One source said the main server had been out of order for some time and the entire hospital was running on backup servers. The information technology department that runs the server had been walking on a thin line.
“Since late Friday, the computer servers had been out of order, resulting in difficulty in accessing patients’ notes, investigation results, X-rays, MRIs and CT scans; thus making treatment and management of the sick very difficult,” he said.
A patient at an orthopaedic clinic, for instance, was told to reschedule his appointment but the patient explained that he had travelled a long distance and insisted on seeing a doctor.
Although hospital employees accommodated him, they were unable to gain access to his previous medical history and investigations, he said.
He also said that announcements were being made through the hospital PA system, apologising for the shortcomings and requesting patients to seek care elsewhere.
Some patients have gone to other health facilities.
“The hospital is without access to data and the doctors are at a loss as to what’s going to happen next,” he said.
He said the current system was bogged down by limited storage as it was running on an old Windows XP operating system which no longer had support (www.microsoft.com.en-uswas) and the Health Information System actually needed a revamp.
Microsoft on its site said that the support for Windows XP ended on April 8, 2014.
“Microsoft will no longer provide security updates or technical support for the Windows XP operating system. It is critical to migrate now to a modern operating system. The best way to migrate from Windows XP to Windows 10 is to buy a new device,” it said.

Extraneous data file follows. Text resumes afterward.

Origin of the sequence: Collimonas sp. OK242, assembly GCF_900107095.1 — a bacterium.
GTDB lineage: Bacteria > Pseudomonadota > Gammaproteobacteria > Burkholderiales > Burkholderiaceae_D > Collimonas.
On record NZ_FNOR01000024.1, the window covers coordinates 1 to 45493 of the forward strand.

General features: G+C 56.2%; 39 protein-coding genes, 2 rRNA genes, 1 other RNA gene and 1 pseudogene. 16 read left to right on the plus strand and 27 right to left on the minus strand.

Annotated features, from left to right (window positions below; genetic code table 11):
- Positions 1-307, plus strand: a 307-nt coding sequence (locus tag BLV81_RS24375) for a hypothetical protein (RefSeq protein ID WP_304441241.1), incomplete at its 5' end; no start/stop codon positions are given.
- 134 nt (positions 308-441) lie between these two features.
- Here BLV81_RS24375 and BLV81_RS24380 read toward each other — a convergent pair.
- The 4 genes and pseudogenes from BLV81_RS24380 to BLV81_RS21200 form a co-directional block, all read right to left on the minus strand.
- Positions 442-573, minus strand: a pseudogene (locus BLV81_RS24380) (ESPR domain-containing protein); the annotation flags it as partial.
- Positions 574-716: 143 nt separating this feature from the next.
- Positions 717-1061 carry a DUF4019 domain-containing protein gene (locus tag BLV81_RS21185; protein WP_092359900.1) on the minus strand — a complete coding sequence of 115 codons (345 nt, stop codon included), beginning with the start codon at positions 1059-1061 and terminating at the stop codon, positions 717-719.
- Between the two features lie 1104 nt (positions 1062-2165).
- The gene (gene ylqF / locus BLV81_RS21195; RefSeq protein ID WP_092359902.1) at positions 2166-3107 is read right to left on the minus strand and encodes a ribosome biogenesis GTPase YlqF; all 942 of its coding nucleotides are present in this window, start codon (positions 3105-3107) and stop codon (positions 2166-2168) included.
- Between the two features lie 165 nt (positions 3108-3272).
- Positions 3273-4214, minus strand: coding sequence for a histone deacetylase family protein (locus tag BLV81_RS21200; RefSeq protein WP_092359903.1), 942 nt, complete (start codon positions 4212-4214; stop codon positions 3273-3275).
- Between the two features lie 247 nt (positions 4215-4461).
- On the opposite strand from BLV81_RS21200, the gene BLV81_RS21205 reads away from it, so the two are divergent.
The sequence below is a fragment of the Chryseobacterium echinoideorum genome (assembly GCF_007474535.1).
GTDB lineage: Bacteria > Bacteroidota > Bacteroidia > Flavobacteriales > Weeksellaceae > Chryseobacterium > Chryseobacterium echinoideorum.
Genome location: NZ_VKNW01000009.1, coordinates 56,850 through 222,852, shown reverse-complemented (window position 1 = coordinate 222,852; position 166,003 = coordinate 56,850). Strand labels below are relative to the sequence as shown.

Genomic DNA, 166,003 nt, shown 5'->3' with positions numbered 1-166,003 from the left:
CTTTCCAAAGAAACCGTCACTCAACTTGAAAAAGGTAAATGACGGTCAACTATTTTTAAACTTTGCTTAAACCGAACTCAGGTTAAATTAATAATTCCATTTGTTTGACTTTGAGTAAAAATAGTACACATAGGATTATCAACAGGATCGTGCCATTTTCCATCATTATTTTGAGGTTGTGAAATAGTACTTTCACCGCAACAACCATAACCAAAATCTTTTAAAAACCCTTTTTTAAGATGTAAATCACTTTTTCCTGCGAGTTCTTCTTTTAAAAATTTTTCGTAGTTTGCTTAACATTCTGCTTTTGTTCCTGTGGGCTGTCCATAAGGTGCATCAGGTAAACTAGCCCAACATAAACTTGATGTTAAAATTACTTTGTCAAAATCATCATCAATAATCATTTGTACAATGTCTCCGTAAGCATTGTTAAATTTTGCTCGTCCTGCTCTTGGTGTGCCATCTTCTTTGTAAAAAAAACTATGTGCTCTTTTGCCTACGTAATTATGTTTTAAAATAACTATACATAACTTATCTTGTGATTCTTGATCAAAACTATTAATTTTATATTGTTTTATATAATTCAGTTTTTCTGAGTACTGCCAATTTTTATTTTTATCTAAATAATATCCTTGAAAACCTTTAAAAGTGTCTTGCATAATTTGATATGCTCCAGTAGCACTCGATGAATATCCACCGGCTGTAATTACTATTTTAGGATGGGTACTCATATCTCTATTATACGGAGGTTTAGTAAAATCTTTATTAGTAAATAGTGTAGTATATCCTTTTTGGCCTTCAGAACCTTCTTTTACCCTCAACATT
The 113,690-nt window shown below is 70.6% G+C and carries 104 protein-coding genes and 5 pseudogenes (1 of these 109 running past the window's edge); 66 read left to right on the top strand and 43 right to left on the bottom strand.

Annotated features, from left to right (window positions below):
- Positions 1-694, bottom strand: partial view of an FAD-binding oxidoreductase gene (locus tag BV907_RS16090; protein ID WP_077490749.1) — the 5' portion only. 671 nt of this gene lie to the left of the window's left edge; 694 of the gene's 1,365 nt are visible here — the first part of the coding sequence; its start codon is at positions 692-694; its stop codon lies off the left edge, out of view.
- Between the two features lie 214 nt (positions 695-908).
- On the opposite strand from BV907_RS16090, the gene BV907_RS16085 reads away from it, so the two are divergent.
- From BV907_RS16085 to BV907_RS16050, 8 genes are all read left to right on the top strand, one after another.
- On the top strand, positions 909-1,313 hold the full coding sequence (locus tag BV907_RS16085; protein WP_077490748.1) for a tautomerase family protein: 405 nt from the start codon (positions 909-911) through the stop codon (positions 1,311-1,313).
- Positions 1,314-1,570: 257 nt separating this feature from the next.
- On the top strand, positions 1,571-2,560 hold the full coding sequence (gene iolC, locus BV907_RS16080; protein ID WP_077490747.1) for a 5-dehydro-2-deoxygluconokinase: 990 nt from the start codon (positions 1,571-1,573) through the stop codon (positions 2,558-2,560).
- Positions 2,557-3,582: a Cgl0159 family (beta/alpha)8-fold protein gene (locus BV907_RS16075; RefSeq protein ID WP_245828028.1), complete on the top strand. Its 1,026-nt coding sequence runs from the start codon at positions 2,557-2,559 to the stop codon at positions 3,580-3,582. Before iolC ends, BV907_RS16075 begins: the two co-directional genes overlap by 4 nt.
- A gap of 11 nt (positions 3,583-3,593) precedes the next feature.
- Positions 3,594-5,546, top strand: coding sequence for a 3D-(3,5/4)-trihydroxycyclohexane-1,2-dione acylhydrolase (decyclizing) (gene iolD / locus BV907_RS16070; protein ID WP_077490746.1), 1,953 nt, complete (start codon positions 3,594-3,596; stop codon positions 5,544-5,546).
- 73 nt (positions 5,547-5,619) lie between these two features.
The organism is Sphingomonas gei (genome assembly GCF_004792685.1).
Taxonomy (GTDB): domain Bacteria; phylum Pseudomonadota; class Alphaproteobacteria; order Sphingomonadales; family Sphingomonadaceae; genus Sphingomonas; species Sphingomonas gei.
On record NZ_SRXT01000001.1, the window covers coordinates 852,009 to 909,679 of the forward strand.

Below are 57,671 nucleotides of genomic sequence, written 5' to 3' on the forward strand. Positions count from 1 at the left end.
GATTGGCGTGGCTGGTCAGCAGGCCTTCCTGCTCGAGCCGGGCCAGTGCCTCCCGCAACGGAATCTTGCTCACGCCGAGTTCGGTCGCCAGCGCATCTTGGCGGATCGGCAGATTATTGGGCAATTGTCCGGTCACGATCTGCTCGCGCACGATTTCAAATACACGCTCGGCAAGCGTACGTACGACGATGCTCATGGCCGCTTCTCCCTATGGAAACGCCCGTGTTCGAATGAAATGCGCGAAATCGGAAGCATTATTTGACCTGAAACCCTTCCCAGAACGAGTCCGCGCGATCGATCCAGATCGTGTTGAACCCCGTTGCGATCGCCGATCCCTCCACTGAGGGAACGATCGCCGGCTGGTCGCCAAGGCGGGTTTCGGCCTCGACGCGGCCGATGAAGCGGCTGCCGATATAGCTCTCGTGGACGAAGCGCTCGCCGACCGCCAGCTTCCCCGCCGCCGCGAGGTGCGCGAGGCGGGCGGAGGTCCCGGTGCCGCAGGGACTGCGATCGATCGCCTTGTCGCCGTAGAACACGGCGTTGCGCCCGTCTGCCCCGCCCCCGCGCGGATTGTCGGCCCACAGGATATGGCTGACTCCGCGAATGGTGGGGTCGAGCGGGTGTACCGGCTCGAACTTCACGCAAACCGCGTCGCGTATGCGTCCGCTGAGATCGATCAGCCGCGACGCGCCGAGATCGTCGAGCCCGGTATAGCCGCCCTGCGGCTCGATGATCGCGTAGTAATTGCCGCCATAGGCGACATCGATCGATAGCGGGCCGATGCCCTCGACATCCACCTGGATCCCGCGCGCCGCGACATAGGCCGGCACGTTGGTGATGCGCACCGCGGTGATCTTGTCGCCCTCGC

He said it had been a struggle for the hospital and that there had been frequent breakdowns in the server but not as long as this.
Appointments were changed to later dates, investigation results had to be tracked manually either by calling the laboratories rather than through the computer information system, he said, adding that access to old notes or treatment plans was completely unavailable.
A visit to the hospital yesterday saw signs being put up at strategic places, such as the registration counters, to alert patients about the system breakdown and urging for their patience.
“I was told about the system failure during my registration but I understand the situation.
“Usually, when an appointment is made, I can easily walk in quite quickly but today I had to wait for 50 minutes,” said Hariff, an outpatient met at the specialists’ unit.
A woman, while leaving the pharmacy, said: “The receptionist informed us about the system breakdown. It took me 30 minutes to get my medicine, which I think is fair.
“The downside was that the staff members are unable to trace back our medical history.”
A hospital receptionist said the registration needed to be done manually due to breakdown and could not update patients data yet.
“Patients need to register by filling up forms given here and later, we will have to key in the information into the system,” he said.
Hospital Sungai Buloh director Dr Kuldip Kaur said the hospital’s Total Hospital Information System was experiencing delay due to “technical issues”, without elaborating the issues.
“Currently we have limitation in terms of the number of users who can gain access to the system actively and our performance is affected,” she said.
She said that treatment for patients continued but the doctors were facing challenges in recording patients’ data, which had to be done manually.
Certain patient information could still be accessed such as patient diagnosis, medication list, X-ray results, appointment list and laboratory result, she said.
“We have a business continuity plan in place to ensure hospital operation is not affected totally,” she said.
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